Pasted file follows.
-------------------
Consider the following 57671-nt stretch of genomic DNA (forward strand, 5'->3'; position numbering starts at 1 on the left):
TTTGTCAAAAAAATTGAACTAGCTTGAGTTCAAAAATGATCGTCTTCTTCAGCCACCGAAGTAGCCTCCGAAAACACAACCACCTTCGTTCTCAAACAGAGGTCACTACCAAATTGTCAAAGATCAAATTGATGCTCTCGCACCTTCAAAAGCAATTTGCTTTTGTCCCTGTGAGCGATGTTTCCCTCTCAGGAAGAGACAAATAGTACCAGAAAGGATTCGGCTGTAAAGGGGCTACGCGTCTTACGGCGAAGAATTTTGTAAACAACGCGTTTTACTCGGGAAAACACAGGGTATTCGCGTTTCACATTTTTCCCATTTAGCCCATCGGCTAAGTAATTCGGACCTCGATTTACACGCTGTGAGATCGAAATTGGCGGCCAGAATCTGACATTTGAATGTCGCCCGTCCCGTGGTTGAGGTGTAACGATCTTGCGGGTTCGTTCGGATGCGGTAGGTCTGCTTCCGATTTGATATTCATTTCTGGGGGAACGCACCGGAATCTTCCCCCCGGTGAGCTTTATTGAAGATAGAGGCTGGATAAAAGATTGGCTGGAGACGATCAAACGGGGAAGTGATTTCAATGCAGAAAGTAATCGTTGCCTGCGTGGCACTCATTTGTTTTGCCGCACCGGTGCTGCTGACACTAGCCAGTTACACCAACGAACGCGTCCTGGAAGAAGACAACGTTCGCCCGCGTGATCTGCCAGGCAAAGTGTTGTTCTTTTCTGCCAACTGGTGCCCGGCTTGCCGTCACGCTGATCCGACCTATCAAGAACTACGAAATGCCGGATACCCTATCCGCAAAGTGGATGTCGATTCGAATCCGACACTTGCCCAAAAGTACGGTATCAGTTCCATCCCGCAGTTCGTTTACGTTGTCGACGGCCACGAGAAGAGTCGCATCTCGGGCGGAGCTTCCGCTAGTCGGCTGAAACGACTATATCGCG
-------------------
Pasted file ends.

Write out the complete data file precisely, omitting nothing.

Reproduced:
Consider the following 57671-nt stretch of genomic DNA (forward strand, 5'->3'; position numbering starts at 1 on the left):
TTTGTCAAAAAAATTGAACTAGCTTGAGTTCAAAAATGATCGTCTTCTTCAGCCACCGAAGTAGCCTCCGAAAACACAACCACCTTCGTTCTCAAACAGAGGTCACTACCAAATTGTCAAAGATCAAATTGATGCTCTCGCACCTTCAAAAGCAATTTGCTTTTGTCCCTGTGAGCGATGTTTCCCTCTCAGGAAGAGACAAATAGTACCAGAAAGGATTCGGCTGTAAAGGGGCTACGCGTCTTACGGCGAAGAATTTTGTAAACAACGCGTTTTACTCGGGAAAACACAGGGTATTCGCGTTTCACATTTTTCCCATTTAGCCCATCGGCTAAGTAATTCGGACCTCGATTTACACGCTGTGAGATCGAAATTGGCGGCCAGAATCTGACATTTGAATGTCGCCCGTCCCGTGGTTGAGGTGTAACGATCTTGCGGGTTCGTTCGGATGCGGTAGGTCTGCTTCCGATTTGATATTCATTTCTGGGGGAACGCACCGGAATCTTCCCCCCGGTGAGCTTTATTGAAGATAGAGGCTGGATAAAAGATTGGCTGGAGACGATCAAACGGGGAAGTGATTTCAATGCAGAAAGTAATCGTTGCCTGCGTGGCACTCATTTGTTTTGCCGCACCGGTGCTGCTGACACTAGCCAGTTACACCAACGAACGCGTCCTGGAAGAAGACAACGTTCGCCCGCGTGATCTGCCAGGCAAAGTGTTGTTCTTTTCTGCCAACTGGTGCCCGGCTTGCCGTCACGCTGATCCGACCTATCAAGAACTACGAAATGCCGGATACCCTATCCGCAAAGTGGATGTCGATTCGAATCCGACACTTGCCCAAAAGTACGGTATCAGTTCCATCCCGCAGTTCGTTTACGTTGTCGACGGCCACGAGAAGAGTCGCATCTCGGGCGGAGCTTCCGCTAGTCGGCTGAAACGACTATATCGCG